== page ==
A walk with Duke

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By Richard Nollen

All that fits

Tuesday, August 26, 2014


IT’S not every day that we get to experience being needed. When to care becomes one’s deepest longing. How doing things for others could feel like drinking ice-cold water on a hot day.

With everything and anything, a simple gesture of appreciation could mean the world to somebody. That strong sense of mutual respect and trust can stimulate happy hormone-secreting cells leaving the stresses of the day powerless. And would you be surprised if such emotions were generated by the mere presence of a non-human family member? Or at least in my case.

It was in November 2012 when I first held Duke in my arms. Back then, he only weighed around three kilograms. I could remember feeling his heartbeat as I drew him closer to me. In him, I sensed both doldrums and excitement. His body spoke of a language of fragility and hesitations – mixed emotions that were too powerful to ignore.

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Those few hours were a struggle but I realized that as a pup, he had his own rules to follow. I was too quick to want to establish a strong connection with him that such a thing in the eyes of a puppy could be an inconvenient imposition.

So, I allowed him to explore his newfound home—my home. He sniffed around without a single corner left unexplored. I had barely allowed myself to move. I didn’t want to send any signal that would make the “little one” uneasy. At that time, I was a mere observer. When he was done, he came to me on his own as if he wanted to tell me that it was all he needed to know – he’s in a safe environment.

Duke’s adorable face, proportioned body built, big paws and strong hind legs are just some of his notable features that made him become an instant “rock star” among my colleagues. He wags his tail profusely so that everyone notices him. He immediately lies down on his back in the presence of a stranger – an invitation for a unique bonding moment: tummy scratching.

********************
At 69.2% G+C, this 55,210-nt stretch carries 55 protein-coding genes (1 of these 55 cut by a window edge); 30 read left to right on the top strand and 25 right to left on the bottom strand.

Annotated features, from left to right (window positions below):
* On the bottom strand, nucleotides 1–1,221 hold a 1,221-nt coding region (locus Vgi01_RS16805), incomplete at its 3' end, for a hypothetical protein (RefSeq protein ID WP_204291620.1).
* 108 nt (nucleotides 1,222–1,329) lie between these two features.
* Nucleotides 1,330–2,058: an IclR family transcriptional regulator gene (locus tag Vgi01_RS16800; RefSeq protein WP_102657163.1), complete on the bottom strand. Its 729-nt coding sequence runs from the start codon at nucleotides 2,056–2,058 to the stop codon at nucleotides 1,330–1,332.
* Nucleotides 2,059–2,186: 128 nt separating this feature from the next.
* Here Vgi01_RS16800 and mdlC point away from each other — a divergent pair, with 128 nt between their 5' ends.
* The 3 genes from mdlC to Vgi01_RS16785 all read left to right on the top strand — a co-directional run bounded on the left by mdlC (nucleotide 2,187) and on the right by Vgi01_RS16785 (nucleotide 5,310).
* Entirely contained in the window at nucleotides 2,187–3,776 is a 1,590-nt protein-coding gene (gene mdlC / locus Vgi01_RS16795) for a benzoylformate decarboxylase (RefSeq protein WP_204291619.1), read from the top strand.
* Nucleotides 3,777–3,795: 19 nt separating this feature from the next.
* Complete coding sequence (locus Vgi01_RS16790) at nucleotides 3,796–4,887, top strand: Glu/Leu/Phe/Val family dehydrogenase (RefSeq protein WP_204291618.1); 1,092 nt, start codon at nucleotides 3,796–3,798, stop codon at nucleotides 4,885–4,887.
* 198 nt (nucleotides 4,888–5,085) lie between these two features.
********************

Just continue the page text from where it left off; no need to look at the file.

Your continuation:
His signature smile that runs through the brim of his eyes makes anyone go “awwww” effortlessly. True to his temperament, he is a natural people-pleaser, a “hug machine” as someone had said. In my busy world running organizations here and there, Duke turns out to be a constant cost-effective stress reliever. He keeps me grounded. He changes the way I perceive health in a broader spectrum.

All That Fits puts high regard on who we are in the presence of a colleague, a pet, a lover, a tree or just about anything. It speaks heavy on life’s realizations – those that keep us physically, mentally, socially and spiritually sound and fit.

It will attempt to discuss community engagements, business matters, food trips and whatever it is that affects our well-being. After all, we are mutually interdependent individuals whose health is influenced by various factors.

All That Fits’s maiden issue is just about that and more. And today, we will look at the health implications of having a dog companion.